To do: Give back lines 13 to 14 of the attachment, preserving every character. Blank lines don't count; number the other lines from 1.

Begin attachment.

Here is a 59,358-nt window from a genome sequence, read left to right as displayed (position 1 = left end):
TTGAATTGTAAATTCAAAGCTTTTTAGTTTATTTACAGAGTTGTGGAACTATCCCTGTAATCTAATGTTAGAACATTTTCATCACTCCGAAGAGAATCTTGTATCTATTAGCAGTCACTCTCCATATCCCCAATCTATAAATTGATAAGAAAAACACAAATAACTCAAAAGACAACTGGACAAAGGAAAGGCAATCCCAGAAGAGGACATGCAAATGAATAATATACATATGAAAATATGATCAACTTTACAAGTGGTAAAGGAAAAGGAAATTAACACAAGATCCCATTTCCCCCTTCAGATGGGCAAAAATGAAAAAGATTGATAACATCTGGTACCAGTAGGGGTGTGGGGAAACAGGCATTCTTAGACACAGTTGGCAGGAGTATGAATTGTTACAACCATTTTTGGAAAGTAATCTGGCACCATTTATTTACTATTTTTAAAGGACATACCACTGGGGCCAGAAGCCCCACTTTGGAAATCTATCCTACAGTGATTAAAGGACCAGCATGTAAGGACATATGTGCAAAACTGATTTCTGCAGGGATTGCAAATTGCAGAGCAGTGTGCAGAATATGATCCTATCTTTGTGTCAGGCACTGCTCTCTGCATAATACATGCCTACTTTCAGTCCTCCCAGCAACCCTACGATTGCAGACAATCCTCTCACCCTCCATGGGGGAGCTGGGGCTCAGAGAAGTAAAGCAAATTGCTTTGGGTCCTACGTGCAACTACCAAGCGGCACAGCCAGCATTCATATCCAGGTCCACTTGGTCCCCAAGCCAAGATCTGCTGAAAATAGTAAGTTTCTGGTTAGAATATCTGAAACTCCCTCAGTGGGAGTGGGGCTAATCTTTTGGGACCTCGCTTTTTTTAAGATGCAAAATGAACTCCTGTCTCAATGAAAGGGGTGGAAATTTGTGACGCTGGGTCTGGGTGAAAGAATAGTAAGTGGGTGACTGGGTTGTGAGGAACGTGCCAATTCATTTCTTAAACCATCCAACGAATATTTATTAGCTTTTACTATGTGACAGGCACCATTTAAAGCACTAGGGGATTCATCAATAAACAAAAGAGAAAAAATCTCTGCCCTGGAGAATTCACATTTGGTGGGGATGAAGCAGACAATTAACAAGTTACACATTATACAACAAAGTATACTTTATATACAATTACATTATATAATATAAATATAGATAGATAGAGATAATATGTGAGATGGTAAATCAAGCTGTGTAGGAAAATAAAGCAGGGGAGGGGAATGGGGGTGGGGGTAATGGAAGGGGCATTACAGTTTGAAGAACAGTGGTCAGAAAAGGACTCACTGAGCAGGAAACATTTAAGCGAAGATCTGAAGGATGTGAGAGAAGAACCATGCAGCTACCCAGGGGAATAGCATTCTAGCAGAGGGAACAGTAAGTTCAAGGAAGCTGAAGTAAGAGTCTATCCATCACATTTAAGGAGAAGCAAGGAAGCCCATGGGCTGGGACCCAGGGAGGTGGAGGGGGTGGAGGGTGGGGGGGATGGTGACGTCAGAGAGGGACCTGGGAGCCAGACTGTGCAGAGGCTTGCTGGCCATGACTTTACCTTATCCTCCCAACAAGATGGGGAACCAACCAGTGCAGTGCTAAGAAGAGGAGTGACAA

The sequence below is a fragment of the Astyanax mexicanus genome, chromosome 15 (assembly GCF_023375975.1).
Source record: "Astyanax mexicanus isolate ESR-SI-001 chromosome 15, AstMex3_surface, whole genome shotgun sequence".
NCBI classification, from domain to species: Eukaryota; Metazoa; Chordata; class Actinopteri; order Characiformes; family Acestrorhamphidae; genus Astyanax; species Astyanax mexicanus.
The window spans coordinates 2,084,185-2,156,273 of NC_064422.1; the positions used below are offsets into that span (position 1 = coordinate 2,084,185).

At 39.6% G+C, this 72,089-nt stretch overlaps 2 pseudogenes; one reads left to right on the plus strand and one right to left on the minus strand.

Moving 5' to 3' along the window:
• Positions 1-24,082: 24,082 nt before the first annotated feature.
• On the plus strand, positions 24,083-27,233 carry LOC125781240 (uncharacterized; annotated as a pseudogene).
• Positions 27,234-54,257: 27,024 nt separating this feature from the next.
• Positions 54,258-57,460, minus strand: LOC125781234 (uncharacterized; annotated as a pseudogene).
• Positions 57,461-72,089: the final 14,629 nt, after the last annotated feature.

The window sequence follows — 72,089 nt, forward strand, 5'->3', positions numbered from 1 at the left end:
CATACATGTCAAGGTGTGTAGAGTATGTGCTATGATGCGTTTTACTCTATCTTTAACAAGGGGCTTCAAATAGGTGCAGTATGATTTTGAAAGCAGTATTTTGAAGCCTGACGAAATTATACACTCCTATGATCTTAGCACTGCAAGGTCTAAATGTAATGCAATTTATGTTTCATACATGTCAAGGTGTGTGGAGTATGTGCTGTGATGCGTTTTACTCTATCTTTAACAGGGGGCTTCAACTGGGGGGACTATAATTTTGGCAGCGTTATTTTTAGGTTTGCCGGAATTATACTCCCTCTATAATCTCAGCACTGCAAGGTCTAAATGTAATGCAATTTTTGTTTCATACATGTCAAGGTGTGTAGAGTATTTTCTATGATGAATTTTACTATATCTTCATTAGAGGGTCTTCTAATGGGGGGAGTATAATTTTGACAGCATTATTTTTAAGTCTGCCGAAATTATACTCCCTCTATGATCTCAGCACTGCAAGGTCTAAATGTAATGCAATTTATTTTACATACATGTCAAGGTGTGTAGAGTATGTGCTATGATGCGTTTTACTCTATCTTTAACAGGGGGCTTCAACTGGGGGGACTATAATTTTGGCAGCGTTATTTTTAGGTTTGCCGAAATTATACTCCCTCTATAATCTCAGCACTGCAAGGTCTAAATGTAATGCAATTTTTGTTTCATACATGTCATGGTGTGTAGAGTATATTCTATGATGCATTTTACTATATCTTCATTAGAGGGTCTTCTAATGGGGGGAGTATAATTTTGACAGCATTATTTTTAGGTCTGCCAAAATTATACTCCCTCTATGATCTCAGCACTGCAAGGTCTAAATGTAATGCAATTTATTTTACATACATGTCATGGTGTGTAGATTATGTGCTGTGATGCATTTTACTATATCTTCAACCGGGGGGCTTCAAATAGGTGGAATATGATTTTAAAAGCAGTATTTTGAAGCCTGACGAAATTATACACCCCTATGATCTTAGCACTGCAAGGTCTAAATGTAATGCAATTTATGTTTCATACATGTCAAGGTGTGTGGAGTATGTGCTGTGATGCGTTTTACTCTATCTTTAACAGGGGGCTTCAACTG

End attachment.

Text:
• Positions 57,461-72,089: the final 14,629 nt, after the last annotated feature.

The window sequence follows — 72,089 nt, forward strand, 5'->3', positions numbered from 1 at the left end: